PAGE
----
RIM Takes It on the Chin Again
As Research In Motion scrambles to restore service across much of the globe, some dissatisfied investors are taking the opportunity to renew their sniping at the company's leadership and demanding change. Holders of at least 8 percent of RIM's stock are behind the call for a sale or corporate shake-up, according to Jaguar CEO Vic Alboini. Jaguar has been hammering RIM for changes for months.
Oct 11, 2011 11:41 AM PT
Research In Motion just can't catch a break. The outages in Internet service RIM suffered on Monday in the EMEA region have spread to India and South America. BlackBerry users across all of those areas are experiencing loss of Internet and messaging services.
RIM acknowledged the outages and noted in a brief statement that "some users in Europe, the Middle East and Africa, India, Brazil, Chile and Argentina are experiencing messaging and browsing delays."
Carriers throughout the affected areas have issued apologies for the service interruptions. There have been no reports of service problems in North America.
While it isn't clear what went wrong with RIM's Internet and messaging services, reports pointed to server problems in either Canada, RIM's home, or in the UK. RIM has not indicated when the problem will be solved.
Perfect Timing for a Jaguar Attack
As RIM works to resolve its outage problems, the company is getting hit by a new round of calls for a shake-up in its corporate leadership. Jaguar Financial, a RIM investor, wants the company to hire a new CEO to replace co-CEOs Jim Balsillie and Mike Lazaridis. The firm is also demanding that RIM put itself up for sale either as a whole or in parts.
Holders of at least 8 percent of RIM's stock are behind the call for a sale or corporate shake-up, according to Jaguar CEO Vic Alboini. Jaguar has been hammering RIM for changes for months.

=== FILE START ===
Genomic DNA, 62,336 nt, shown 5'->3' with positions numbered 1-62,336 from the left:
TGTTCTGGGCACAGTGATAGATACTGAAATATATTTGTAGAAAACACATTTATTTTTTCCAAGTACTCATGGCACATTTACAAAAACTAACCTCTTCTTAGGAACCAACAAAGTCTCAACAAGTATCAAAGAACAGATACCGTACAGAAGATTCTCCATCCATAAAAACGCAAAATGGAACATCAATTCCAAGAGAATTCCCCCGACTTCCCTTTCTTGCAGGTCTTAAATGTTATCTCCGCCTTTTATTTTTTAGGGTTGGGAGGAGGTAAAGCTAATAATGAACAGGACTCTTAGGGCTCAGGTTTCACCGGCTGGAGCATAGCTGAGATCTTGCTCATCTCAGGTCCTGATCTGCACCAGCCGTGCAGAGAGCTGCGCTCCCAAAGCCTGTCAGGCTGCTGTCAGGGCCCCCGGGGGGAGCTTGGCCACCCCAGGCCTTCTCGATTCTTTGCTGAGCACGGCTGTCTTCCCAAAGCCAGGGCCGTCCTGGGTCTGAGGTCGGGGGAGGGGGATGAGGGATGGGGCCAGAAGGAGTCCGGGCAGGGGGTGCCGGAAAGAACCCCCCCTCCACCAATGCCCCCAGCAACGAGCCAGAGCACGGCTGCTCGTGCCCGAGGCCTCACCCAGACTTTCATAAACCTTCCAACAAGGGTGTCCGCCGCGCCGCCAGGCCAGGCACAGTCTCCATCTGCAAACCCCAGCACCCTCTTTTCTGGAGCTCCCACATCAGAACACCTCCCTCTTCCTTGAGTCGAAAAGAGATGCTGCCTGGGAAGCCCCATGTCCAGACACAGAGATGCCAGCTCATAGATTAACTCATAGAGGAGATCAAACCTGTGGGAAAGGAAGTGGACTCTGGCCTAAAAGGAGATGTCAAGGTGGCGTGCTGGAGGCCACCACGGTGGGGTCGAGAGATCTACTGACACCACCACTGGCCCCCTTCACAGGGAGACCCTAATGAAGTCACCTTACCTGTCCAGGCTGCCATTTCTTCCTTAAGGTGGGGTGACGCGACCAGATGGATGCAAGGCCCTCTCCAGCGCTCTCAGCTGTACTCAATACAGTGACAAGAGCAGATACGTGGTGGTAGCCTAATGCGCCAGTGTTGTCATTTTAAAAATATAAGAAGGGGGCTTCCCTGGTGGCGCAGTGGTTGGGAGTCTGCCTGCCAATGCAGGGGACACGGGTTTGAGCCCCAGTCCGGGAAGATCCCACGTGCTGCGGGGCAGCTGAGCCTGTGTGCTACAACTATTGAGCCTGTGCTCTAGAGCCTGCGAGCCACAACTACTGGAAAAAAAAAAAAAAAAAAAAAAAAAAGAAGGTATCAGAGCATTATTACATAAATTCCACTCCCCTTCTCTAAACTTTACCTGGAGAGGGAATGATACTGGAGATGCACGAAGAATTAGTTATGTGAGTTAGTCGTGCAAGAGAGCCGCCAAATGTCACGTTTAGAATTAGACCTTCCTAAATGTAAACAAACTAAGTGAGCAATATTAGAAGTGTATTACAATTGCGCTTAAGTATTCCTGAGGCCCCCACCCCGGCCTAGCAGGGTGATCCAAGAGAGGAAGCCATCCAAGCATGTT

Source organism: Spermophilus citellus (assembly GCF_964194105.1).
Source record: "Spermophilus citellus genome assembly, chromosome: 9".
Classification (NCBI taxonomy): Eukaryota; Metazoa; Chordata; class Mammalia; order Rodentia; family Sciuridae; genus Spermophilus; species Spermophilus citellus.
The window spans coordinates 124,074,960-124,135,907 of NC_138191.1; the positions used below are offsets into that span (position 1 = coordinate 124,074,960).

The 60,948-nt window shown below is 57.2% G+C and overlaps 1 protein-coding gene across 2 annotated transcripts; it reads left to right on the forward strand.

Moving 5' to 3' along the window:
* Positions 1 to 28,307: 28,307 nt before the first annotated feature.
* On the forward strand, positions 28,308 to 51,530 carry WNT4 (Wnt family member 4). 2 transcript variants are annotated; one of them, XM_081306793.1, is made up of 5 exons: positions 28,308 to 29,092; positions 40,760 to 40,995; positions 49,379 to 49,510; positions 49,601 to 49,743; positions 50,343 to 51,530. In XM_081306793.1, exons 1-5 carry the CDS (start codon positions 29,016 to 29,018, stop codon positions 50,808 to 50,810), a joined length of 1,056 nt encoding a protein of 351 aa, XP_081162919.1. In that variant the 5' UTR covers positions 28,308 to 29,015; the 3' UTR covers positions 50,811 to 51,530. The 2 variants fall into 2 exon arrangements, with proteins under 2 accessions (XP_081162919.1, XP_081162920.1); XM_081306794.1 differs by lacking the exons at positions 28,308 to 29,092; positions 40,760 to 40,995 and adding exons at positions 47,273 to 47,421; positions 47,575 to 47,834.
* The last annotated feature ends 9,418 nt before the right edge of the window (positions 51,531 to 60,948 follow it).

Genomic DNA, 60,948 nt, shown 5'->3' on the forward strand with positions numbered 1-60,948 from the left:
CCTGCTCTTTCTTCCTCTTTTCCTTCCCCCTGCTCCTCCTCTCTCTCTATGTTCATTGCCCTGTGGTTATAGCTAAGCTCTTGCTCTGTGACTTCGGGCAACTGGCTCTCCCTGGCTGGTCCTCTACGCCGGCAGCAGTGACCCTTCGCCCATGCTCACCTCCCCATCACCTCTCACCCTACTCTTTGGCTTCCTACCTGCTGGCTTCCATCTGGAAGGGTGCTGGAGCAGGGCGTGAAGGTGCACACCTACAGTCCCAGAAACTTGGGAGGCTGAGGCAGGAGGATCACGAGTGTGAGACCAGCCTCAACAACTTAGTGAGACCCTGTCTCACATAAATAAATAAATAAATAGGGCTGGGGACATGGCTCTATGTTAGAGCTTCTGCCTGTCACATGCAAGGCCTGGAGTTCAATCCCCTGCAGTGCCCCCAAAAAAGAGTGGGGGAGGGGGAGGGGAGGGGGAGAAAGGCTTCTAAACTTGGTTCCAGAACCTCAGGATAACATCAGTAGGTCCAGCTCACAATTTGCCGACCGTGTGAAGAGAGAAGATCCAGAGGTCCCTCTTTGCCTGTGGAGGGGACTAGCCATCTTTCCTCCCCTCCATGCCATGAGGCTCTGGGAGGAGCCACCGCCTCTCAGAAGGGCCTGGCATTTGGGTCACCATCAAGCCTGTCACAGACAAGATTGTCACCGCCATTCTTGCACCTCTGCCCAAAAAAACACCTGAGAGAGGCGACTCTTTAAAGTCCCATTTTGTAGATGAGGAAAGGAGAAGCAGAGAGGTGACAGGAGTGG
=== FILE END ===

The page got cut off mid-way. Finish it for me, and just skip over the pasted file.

Jaguar did not respond to the E-Commerce Times' request for comments by press time.
The outages in service come at a time when RIM has been struggling on a number of fronts. The smartphone explosion has left the BlackBerry in the dust, and RIM has not been able to regain traction in the market. The company's stock value reflects these troubles. The current stock price is below US$24 per share, down from nearly $60 just last spring.
Still Some Oomph Left
While interruptions in service would be a challenge to a company even during the best of times, RIM's problems with service come while it's being hit hard by competitive forces. Even so, RIM has a deep hold on its corporate customers, and it has plans to go up against its smartphone competitors with new products.
"The current outages are clearly an embarrassment on top of some existing negative sentiment in the market," Martin Bradley, associate director at Strategy Analytics, told the E-Commerce Times. "Yet there are also plenty of reasons to be more positive about the company's underlying capabilities across a range of competencies. RIM has a strategy that still makes a lot of sense."
If RIM manages to avoid further unfortunate events and work quickly, Martin suggested, it "should be able to drive through to the better future it deserves."
Corporate Users Want Reliability
RIM's outages have occurred at a time when the company is struggling against a huge wave of smartphone products coming from a number of vendors.
"This couldn't have come at a worse time for RIM," Laura DiDio, principal analyst at ITIC, told the E-Commerce Times. "They're fighting an uphill battle against the iPhone, Android and Windows Phone 7."
The outages will be more than a little annoying to RIM's customers.
"Most of us go crazy after about 15 minutes of outage, and RIM says it still doesn't know what's wrong," said DiDio. "This outage has gone one for such an extended length of time. If it's a problem with the equipment, that's troubling.
Customers today insist on reliability, DiDio noted. "This is particularly true if you have a product like the BlackBerry that is entrenched in the corporate setting. If your kid's cellphone is out for a while, you might rejoice. In corporate America, that doesn't fly -- particularly when you think that the reason they were installing the BlackBerry in the first place was to get their email while they were out of the office."